Yet, if this was the case, the exchange was likely cutting corners. Powell told Decrypt that—even if Quadriga did have just one developer—it would be a huge risk in case he was ill, adding that Kraken has more than 100 developers. He also expressed surprise that QuadrigaCX only performed backups every hour as this would miss out on potentially an hour of transactions if the exchange was to go down—leading to misattributed funds.
Powell said, “That seemed odd to me but maybe just indicative of shortcuts being taken. You’ll probably find this business is basically a façade with nothing really going on behind the scenes.”
Aside from these four figures, there were a handful of support staff for handling customer service tickets and other issues.
Cotten suffered from Crohn’s disease. He was diagnosed six years ago, at 24. The cause of his death was listed as sudden cardiac arrest, stemming from a perforation of the stomach. But there is disagreement over whether this complication is normal for someone with Crohn’s. Jesse Powell argues that it’s not.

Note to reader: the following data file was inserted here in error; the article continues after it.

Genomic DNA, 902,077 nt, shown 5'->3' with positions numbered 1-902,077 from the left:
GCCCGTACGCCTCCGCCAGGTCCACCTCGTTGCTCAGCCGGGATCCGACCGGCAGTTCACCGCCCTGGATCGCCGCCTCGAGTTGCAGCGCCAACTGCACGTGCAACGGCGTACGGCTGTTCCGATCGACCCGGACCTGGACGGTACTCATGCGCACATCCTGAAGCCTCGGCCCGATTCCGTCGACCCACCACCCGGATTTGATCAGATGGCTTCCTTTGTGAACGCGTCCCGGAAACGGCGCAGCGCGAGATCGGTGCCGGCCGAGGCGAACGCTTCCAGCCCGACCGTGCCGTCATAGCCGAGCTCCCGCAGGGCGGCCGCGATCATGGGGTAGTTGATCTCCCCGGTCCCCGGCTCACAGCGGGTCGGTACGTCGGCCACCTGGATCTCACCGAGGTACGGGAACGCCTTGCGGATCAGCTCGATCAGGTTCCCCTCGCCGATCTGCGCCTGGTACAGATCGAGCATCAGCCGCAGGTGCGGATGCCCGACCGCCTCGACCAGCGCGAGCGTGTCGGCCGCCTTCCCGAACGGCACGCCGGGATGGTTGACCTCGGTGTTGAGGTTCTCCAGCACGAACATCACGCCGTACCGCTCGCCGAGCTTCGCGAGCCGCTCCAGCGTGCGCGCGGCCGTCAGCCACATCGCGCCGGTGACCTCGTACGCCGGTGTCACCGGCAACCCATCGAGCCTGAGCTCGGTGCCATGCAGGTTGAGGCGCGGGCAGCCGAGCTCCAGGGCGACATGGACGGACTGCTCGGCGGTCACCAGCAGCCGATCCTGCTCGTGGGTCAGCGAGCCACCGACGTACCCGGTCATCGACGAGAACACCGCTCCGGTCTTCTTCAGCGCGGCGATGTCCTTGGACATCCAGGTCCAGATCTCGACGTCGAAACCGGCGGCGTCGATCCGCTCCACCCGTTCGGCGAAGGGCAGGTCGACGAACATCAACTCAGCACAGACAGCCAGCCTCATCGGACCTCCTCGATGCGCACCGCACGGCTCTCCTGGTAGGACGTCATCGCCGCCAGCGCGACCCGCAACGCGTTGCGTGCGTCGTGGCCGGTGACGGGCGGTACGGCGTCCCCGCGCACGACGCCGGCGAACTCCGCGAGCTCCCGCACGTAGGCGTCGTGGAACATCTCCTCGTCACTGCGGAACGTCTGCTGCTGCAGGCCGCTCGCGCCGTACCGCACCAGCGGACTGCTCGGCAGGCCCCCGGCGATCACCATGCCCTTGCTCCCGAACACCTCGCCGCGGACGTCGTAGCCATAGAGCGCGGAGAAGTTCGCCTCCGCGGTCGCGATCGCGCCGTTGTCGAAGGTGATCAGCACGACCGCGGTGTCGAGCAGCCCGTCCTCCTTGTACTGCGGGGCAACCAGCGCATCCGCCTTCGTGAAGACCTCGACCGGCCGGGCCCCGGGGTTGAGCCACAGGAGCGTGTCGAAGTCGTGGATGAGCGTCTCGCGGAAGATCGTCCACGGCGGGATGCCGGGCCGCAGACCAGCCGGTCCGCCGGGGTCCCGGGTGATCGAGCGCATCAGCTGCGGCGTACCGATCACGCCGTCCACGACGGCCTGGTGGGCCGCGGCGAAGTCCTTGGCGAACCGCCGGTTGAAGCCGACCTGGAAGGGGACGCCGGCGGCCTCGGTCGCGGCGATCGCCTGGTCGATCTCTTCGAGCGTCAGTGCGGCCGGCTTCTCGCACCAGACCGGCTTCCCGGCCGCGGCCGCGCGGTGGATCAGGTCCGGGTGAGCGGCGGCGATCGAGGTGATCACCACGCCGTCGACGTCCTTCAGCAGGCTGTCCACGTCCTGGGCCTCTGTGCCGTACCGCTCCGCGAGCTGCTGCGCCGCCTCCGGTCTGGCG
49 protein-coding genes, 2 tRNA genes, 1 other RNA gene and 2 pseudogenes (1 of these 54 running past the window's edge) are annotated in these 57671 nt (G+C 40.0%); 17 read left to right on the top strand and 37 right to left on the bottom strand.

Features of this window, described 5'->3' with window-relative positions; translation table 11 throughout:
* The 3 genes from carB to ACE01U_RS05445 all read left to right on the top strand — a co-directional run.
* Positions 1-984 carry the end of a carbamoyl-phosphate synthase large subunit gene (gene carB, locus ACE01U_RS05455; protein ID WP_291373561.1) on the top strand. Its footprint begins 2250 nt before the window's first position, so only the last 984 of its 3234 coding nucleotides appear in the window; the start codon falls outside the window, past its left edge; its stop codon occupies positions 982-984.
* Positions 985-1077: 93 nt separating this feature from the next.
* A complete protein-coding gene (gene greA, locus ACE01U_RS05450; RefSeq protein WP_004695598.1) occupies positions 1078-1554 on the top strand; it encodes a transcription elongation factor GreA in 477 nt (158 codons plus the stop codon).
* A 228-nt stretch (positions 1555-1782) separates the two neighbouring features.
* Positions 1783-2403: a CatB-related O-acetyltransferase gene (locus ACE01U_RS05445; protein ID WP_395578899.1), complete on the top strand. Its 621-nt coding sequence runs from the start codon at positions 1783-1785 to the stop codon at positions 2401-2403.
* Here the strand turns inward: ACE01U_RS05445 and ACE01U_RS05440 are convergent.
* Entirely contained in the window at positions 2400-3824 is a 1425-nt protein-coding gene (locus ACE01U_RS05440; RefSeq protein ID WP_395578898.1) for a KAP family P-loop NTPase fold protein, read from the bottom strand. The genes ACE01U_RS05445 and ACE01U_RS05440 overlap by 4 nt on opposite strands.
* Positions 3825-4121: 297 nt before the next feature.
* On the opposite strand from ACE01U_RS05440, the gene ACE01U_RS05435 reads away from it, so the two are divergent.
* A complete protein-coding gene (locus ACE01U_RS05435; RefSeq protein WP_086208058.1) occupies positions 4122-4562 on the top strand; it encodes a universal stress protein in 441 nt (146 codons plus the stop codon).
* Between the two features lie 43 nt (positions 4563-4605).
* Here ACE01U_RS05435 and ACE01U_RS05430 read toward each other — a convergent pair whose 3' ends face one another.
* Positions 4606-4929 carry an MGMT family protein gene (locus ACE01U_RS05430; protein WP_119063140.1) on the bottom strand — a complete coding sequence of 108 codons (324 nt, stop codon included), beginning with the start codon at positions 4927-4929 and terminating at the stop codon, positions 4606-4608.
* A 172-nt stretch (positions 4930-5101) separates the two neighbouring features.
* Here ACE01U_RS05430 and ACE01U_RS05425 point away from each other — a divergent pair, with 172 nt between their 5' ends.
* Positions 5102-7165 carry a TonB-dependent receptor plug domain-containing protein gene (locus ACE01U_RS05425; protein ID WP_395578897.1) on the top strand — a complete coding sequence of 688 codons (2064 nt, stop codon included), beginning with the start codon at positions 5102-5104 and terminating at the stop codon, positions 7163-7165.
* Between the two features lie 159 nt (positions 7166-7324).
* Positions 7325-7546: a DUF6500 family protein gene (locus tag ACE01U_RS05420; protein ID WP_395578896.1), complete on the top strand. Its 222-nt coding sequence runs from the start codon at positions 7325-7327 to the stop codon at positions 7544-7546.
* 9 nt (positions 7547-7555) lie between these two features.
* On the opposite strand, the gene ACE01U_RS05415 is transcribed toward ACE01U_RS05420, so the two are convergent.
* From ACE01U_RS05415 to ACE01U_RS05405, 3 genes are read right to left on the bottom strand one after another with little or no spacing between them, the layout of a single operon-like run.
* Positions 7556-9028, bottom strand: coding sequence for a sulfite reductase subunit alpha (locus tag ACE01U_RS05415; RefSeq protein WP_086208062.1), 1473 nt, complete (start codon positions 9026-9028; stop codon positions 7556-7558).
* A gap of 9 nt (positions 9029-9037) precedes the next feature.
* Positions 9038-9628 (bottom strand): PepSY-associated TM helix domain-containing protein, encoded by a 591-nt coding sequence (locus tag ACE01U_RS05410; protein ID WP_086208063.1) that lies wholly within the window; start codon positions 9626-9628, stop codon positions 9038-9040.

“It seems pretty likely that he is dead,” said Powell, during a Kraken podcast. “However there was no autopsy performed so there’s speculation over how he developed this perforated stomach in the first place. It doesn’t seem like a usual thing for someone with Crohn’s to develop.”
However, Jayant Sharma, the doctor who treated him, said that blood tests showed elevated levels of white blood cells, an indication of sepsis. And Brian Feagan, a London doctor who specializes in Crohn’s says that Cotten’s rapid demise is consistent with what might happen to someone with Crohn’s disease who was suffering from septic shock.